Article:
I’ve been counseling couples in marriages for almost eight years. I am always amazed at the pain involved in relationships. Mostly, I never fail to be fascinated in every single case with the resilience that God gives us concerning a marriage union. When I look at all the reasons the marriage union dissolves, what seems to be the common denominator is how well couples do (or don’t) handle conflict.
It is not how well individuals get along, not how much fun they have together that will make or break them. It is that terrible word that many fear as much as speaking in public, conflict. While couples are in the giddy stage of being so in love they often remark, “We just get along so well together and we have so much fun together.” Little do they know that lurking ahead may be a huge detour sign that will throw them off the road into the ditch of frustration.
An actual study by the University of Denver several years back reflects this opinion. Research done with couples reveals that how well couples handle conflict is a 90% indicator of whether or not they will stay together. Given this fact, it is really sad that couples are not more prepared to communicate through conflict in a healthy manner.
Most of us learned how to handle conflict from our family of origin.
This is actually the worst place we could learn about navigating times of disagreement. For some families, conflict is simply not allowed. I call these homes, “cheerleader homes.” In these atmospheres everyone is required to put a smile on their face, buck up, and be happy. No negative emotions or discussion about anything upsetting is allowed. “Why, they never even had a fight!” is a common comment I hear from people surprised at the news of a divorce of someone they know.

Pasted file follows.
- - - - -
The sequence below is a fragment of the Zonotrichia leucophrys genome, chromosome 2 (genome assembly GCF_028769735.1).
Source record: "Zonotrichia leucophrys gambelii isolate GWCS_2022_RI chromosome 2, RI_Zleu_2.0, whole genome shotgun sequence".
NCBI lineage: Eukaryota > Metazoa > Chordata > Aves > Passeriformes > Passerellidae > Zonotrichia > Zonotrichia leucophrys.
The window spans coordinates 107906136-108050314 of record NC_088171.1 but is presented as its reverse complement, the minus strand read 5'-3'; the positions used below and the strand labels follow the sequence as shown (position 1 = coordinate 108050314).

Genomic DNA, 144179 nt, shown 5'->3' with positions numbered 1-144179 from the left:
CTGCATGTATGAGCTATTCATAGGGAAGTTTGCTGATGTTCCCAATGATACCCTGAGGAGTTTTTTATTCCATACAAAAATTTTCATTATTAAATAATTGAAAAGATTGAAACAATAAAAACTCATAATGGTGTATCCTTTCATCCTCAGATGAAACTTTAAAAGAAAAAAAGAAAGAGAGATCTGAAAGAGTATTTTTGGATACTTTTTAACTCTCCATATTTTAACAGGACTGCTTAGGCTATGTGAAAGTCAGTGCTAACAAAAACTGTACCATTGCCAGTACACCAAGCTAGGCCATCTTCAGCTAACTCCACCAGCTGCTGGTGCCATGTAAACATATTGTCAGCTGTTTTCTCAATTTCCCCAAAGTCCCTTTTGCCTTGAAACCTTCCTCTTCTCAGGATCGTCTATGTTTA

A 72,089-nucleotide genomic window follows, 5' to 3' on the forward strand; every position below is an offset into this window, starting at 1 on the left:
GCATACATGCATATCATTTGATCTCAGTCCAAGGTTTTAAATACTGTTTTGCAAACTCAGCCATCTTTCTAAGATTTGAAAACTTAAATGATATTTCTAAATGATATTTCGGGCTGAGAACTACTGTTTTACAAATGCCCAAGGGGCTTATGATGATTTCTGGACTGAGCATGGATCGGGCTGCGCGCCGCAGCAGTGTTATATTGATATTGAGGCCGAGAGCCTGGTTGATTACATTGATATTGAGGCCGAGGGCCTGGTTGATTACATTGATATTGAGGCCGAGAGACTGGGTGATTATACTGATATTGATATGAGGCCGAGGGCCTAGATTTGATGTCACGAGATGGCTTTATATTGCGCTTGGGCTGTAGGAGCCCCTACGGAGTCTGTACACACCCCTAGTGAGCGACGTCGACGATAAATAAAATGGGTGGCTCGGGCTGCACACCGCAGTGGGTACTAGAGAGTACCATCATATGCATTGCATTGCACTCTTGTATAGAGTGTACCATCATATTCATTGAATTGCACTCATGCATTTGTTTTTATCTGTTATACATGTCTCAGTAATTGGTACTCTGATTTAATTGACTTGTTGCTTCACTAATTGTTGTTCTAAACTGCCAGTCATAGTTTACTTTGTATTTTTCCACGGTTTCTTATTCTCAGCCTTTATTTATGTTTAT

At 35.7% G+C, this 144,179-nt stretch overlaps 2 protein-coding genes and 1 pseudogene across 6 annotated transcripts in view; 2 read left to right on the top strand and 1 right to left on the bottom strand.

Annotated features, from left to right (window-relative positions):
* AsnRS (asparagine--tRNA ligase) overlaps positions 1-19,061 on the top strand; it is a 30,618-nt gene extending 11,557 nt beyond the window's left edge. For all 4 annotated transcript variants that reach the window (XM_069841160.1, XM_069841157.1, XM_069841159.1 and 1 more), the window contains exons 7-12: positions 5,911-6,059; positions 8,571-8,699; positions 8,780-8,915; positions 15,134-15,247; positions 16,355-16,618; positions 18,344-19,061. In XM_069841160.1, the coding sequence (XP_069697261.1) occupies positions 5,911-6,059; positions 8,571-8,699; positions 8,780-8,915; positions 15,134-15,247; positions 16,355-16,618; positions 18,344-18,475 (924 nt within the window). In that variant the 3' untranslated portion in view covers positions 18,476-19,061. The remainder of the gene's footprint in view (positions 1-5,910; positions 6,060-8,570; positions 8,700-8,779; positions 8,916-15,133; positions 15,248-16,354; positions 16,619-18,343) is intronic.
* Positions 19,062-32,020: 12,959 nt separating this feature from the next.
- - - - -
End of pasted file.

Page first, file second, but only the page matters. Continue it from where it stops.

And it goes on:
We also have the opposite example of conflict resolution in families of origin. In some cases, kitchen plates flew through the air, caustic and loud expletives were thrown back and forth while children ran for safety. Growing up in these homes, people learn fast that conflict is terrible and dangerous. Therefore, they want nothing to do with it at all, ever again.
There are a few percentages of healthy homes where children learn that conflict is actually a way to resolve problems. People growing up in this atmosphere do not fear or avoid conflict. They are able to navigate the waters without shutting down and walking off or manipulating the outcome by having a louder voice.
Every marriage should have a basic understanding of managing conflict in a healthy manner. Hearts can stay in tune with each other instead of partners becoming enemies on opposite sides of the fence. Here are some tips to help couples understand conflict in their marriage.
1). Reframe your definition of the word conflict. Think of conflict as problem resolution that can bring positive outcomes for both parties. Do not think of conflict in terms of being bad or as a battle you must win.
2). I teach couples to have the attitude: “I care about me. I care about you.” Even going into a conflicting situation helps if you have the right mindset. As much as possible, problem resolution should be a win-win outcome for all.